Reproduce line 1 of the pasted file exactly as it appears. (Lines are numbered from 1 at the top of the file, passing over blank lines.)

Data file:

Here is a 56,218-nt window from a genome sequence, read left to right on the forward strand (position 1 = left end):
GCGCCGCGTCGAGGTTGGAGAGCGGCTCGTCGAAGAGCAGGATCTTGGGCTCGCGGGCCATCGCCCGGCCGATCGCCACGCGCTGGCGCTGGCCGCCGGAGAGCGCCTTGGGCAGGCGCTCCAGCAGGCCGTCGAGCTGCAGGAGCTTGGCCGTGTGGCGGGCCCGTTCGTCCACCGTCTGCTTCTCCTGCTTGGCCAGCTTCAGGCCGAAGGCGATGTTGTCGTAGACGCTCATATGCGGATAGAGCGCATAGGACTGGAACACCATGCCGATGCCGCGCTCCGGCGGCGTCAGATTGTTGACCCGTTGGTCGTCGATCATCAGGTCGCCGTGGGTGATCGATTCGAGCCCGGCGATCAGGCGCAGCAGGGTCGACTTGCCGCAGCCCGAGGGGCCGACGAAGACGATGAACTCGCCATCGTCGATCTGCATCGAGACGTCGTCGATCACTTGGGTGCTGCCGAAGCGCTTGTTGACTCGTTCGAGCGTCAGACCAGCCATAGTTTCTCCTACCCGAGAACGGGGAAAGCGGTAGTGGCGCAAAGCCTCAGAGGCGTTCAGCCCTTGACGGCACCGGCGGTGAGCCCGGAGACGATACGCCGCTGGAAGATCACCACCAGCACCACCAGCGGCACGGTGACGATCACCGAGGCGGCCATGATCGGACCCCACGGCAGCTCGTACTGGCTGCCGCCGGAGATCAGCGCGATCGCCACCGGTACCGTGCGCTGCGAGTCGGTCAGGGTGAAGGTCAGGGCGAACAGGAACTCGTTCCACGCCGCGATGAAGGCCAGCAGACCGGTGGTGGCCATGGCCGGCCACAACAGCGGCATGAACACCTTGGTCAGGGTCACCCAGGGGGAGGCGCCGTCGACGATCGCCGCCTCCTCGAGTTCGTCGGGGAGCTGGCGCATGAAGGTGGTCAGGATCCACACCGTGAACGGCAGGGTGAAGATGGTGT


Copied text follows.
Here is a 56,218-nt window from a genome sequence, read left to right on the forward strand (position 1 = left end):